23:07 – Violent charges from the police against protesters in the train station of Atocha. Rubber bullets destroy a train’s window.

00:10 – Organisers announce they will protest again next day (26S).

00:27 – Police charge and clear out Neptuno square.

As the peaceful protests turned violent through police tactics and provocation, the 25S protests could already be seen as a success. Citizens are increasingly demanding a new Constitution, more democracy and the right to live with dignity. At the United Nations, Argentinian president Cristina Kirchner had some words of support as she mentioned the terrible repression being felt in Spain.

Undeterred by the events, today they will protest again — and they’re not alone. Greek citizens will also protest today. In Portugal, they hit the streets the 29th and the Global Noise event is approaching 13th October.

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This work is licensed under a Creative Commons Attribution-NonCommercial-NoDerivs 3.0 Australia License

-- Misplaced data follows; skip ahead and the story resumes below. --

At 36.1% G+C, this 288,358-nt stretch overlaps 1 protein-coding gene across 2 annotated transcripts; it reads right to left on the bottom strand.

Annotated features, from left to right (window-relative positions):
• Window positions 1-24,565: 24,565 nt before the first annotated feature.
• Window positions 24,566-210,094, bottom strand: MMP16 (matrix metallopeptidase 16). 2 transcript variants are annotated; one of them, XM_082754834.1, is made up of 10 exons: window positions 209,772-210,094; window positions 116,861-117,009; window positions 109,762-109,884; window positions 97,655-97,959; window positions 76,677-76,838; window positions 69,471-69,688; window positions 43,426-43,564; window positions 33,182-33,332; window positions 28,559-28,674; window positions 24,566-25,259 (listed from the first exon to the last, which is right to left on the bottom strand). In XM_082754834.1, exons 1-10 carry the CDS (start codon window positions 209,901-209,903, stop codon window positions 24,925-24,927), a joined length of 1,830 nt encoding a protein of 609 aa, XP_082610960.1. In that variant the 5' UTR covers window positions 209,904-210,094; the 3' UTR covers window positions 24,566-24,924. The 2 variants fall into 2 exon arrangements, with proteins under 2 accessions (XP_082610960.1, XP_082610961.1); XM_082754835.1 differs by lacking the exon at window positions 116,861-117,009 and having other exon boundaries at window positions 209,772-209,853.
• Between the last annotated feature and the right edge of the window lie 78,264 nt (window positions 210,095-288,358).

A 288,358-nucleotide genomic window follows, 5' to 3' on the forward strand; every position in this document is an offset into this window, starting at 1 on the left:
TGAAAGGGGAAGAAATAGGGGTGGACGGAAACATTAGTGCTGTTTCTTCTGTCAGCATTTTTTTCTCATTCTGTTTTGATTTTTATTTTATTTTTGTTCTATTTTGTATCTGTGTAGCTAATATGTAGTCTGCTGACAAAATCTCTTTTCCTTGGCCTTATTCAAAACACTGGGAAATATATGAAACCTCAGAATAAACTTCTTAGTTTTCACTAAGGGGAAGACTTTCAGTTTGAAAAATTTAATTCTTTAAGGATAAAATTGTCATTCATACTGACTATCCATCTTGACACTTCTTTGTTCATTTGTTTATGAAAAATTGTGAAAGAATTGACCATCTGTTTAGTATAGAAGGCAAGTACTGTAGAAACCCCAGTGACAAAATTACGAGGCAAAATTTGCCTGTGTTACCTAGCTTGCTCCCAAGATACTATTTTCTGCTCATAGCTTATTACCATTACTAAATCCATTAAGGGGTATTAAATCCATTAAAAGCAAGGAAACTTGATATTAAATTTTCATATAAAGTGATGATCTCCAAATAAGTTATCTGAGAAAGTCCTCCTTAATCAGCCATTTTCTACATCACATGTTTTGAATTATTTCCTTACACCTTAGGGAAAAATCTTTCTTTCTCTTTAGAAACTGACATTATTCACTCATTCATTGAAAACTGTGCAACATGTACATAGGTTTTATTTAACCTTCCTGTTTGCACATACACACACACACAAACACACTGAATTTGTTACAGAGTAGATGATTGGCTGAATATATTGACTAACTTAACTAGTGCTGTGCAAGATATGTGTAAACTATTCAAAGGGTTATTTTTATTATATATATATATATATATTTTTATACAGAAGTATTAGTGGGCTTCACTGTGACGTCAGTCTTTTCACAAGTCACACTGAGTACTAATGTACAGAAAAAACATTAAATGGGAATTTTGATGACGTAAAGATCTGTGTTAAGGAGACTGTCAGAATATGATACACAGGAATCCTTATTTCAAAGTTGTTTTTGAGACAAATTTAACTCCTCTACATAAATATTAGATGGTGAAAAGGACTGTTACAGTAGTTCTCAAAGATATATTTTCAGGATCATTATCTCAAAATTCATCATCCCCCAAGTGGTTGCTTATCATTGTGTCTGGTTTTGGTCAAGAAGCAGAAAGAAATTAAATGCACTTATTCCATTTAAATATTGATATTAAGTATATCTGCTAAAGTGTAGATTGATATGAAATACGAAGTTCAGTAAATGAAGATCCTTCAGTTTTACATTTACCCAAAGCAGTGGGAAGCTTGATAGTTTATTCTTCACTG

read&watch via


Pics from Madrid #25S Timcast’s uploaded images – Imgur

Click here -> Timcast’s uploaded images – Imgur.

(more will be uploaded soon)

*** WATCH NOW *** #25S in #MADRID ***LIVE STREAM***

watch live stream here:

Spanish 25S democracy activists to Occupy Congress today | Independent Australia

osted by in Democracy, International on 25 September, 2012 2:33 pm / no comments



Keep your eyes on Spain over the next 24 hours, says democracy activist Carl Scrase, as tens of thousands of people try to reclaim Spanish democracy.



Keep your eyes on Spain over the next 24 hours. Tens of thousands of people will try and reclaim the Spanish congress in Madrid. They are following Iceland’s lead and starting a peaceful revolution for real democracy. I have translated some of their primary intentions into English, to assist the global conversation that new social movements such as ‘Occupy’ and ‘Real Democracy Now’ are working towards.